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Old 10-29-2010, 02:20 PM   #1
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Mold on roof sheathing!!!

Hi, everyone. I'm new to DIYCHATROOM Love this forum! Anyhow, here's my situation, and I'm hoping for some info and expert opinions....

So a house that we are in contract to buy just came back with MOLD in the attic sheathing of the roof. The inspector noted that the mold wasn't on the rafters. And it seemed to be localized to one side of the sheathing, not the other. He believes that poor ventilation was to blame, and that by installing a ridge vent would prevent any additional problems with mold and condensation. He didn't detect any leaks, or moisture in the attic at the time, however.

The sellers listed their property "as-is," however we believe they may be willing to replace the roof (which is on it's last leg, anyhow), replace the sheathing, and install a ridge vent.

My questions are these:

1. Even if they replace the roof, sheathing, and install a ridge vent, what do we need to do to address the mold? Do we still need to ask for remediation, and then have them pay for an air quality test?

2. Will the ridge vent prevent any additonal mold problems?

3. Do we pay to test for the mold using and air quality test by a certified mold inspection, and insist that if there is any problem, they pay for remediation prior to moving in?

4. How would YOU handle a situation like this??

Here's pics of the attic, the side with the mold:

And here's the other side that doesn't have mold:

What do you think?????



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Old 10-29-2010, 02:49 PM   #2
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I'm no pro but if the roof and sheathing need replaced anyways then your only concern should be that it's vented properly at the soffit and ridge. If it needs replaced anyways it might be hard to negotiate the seller to fix the problem, but i'd sure try. As Is should be "as is" after a successful passing of the inspection. Negotiate accordingly or get them to replace to your standards.

Maybe spray the rafters with some diluted bleach to make sure it's all gone.


Last edited by housegsx; 10-29-2010 at 02:51 PM.
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Old 10-29-2010, 10:23 PM   #3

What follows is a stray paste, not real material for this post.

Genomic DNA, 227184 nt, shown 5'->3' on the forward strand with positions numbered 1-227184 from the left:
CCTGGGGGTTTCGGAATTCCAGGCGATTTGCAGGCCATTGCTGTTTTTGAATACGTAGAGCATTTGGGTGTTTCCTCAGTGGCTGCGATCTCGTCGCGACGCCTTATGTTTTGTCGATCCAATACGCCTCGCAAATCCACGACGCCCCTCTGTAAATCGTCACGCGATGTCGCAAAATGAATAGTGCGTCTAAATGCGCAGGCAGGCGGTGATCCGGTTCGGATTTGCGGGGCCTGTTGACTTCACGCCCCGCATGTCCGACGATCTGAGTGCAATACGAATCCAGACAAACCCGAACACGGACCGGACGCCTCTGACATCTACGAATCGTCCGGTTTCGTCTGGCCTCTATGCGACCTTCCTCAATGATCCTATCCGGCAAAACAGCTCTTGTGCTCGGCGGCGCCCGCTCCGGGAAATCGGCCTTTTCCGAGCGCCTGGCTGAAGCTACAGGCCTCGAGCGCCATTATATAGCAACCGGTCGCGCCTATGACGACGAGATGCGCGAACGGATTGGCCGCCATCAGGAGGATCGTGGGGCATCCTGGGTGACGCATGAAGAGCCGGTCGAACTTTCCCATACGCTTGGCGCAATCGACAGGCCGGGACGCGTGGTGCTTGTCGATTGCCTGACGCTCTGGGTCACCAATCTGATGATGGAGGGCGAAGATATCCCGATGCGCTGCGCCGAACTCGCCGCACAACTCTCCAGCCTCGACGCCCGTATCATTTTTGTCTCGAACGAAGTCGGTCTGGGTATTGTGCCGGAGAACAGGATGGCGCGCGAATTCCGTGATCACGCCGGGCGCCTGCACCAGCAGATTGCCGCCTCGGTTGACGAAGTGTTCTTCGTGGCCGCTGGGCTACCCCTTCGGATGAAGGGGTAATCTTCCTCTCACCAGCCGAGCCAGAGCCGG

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UPDATE: Well, even though the home is "as is" they are replacing the roof and sheathing, and putting in venting. So this will take care of the source of the problem. I am concerned, however, about the indoor air quality, and the fact that my agent does NOT want us to attempt to ask them to remediate in the event that the indoor air quality of mold is elevated. Any idea how I should proceed with this one?? What's the likelihood that the mold is affecting other parts of the house?? There is no visible mold or smell or dampness in the house. (P.S. We have an appointment for a mold inspector to test, out of our own pocket, to come this weekend, but at this point, it's looking as if my agent thinks we CAN'T ask them to remediate any mold).
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Old 10-29-2010, 11:34 PM   #4
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fire your agent. they just want to move the sale along so they can collect their check. if you fix the cause as you are saying is happen things should be fine though. unless the mold is really destructive i think there is too much media hype over the negative effects of mold
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Old 10-30-2010, 09:35 AM   #5
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I'd be concerned about the source of the moisture. Proper venting will let it out hopefully, but why is it there? Bath or kitchen vented directly into the attic?
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Old 11-11-2010, 06:13 PM   #6
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Do not have the same contractor who may be doing the Mold Remediation be the one doing the testing and potentially writing up the specifaction protocols for eliminating the source of the moisture and providing for the best available ventilation solution.